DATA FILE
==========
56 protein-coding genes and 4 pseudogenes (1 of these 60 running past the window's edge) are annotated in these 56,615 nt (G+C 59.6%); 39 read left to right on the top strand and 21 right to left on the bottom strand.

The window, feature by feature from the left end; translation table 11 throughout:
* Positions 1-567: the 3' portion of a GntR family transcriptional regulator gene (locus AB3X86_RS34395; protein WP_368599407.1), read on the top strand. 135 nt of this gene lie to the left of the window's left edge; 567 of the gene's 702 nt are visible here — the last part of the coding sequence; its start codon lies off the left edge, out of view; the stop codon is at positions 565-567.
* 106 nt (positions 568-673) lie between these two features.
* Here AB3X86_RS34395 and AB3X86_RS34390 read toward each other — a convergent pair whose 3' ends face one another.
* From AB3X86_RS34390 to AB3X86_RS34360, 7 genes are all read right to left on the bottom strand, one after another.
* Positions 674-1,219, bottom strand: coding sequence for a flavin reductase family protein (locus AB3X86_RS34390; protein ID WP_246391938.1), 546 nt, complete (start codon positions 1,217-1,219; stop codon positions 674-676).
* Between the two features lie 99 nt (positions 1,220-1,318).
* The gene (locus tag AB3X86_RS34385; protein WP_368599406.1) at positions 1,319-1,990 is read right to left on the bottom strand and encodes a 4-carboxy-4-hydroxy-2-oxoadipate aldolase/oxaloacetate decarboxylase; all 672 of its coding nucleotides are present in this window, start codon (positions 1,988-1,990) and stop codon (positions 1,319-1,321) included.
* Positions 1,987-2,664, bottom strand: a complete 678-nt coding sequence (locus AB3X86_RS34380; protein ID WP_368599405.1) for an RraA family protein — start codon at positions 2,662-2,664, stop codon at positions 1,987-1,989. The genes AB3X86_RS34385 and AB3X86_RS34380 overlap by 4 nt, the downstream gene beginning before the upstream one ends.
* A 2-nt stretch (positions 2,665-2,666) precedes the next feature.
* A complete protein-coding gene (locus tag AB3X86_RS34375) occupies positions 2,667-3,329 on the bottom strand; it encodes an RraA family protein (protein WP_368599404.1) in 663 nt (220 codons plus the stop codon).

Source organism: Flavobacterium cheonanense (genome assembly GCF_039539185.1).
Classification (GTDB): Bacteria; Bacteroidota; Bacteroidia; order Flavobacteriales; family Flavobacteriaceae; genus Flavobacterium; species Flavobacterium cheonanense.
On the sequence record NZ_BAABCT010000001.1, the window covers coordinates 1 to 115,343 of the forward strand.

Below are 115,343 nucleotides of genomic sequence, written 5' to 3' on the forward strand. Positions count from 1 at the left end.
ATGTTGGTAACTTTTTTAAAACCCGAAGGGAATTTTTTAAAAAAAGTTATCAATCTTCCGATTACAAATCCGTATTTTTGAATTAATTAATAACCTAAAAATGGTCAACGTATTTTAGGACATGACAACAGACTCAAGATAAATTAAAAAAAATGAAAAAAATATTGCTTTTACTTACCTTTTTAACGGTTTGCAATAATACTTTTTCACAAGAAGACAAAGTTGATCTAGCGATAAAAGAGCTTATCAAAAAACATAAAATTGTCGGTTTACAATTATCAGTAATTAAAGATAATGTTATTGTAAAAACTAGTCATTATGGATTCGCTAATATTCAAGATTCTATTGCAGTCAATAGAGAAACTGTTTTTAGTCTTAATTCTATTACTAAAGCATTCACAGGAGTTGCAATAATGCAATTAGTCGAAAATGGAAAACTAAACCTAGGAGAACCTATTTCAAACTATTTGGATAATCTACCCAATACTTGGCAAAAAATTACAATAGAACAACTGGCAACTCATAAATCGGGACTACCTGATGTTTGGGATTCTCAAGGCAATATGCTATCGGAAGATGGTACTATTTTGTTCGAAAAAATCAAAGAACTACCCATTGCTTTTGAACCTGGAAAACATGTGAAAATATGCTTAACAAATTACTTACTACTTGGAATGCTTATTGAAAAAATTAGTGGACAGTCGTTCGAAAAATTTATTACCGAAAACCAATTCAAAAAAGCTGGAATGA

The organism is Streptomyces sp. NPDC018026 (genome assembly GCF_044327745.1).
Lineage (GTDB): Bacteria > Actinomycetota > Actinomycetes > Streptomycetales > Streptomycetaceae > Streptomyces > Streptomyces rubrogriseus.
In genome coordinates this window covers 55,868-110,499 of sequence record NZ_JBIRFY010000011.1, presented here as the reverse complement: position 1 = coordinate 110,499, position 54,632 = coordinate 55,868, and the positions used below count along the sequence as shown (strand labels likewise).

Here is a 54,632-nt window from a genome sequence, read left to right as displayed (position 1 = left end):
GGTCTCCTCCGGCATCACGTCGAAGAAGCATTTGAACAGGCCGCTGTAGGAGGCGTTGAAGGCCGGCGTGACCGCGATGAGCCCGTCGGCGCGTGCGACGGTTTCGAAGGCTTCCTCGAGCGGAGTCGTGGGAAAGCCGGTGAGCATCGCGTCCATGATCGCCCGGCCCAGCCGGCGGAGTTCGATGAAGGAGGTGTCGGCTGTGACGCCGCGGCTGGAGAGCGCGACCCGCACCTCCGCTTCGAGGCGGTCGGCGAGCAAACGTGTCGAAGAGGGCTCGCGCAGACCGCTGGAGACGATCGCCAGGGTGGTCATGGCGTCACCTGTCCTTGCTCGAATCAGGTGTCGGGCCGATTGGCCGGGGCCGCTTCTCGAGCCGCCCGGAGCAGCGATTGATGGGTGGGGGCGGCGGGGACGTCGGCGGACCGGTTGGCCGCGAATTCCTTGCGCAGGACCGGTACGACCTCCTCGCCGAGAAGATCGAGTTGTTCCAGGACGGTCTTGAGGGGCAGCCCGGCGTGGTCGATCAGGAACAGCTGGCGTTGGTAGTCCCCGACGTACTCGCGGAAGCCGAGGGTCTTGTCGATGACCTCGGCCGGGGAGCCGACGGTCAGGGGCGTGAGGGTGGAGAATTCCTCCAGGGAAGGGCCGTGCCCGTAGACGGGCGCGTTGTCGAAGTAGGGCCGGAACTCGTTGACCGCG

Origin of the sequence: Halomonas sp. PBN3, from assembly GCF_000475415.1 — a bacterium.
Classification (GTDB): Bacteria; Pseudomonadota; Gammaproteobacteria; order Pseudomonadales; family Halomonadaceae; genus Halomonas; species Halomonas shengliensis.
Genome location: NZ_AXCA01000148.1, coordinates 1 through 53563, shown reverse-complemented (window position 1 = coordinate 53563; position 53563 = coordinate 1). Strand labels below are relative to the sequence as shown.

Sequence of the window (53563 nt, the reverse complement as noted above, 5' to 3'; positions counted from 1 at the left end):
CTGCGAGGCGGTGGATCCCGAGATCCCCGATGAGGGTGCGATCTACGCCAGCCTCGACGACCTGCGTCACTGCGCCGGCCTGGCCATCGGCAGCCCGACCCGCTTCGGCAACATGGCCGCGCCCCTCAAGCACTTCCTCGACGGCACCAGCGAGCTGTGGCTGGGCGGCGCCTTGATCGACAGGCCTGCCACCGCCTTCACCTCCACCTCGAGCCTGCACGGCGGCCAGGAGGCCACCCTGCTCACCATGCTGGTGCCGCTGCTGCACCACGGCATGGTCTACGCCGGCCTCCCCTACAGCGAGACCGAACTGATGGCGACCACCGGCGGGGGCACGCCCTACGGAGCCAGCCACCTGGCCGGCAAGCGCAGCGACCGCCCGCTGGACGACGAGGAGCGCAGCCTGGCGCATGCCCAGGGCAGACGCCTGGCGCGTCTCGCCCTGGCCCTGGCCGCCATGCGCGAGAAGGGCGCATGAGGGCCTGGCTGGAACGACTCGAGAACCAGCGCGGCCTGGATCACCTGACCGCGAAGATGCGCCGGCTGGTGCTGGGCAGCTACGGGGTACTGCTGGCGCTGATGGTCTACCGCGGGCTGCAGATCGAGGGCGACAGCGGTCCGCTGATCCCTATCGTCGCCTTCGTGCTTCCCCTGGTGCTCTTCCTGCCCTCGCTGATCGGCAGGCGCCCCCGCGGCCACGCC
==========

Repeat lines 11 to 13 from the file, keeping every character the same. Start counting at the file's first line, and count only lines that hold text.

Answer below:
* A 2-nt stretch (positions 2,665-2,666) precedes the next feature.
* A complete protein-coding gene (locus tag AB3X86_RS34375) occupies positions 2,667-3,329 on the bottom strand; it encodes an RraA family protein (protein WP_368599404.1) in 663 nt (220 codons plus the stop codon).

Source organism: Flavobacterium cheonanense (genome assembly GCF_039539185.1).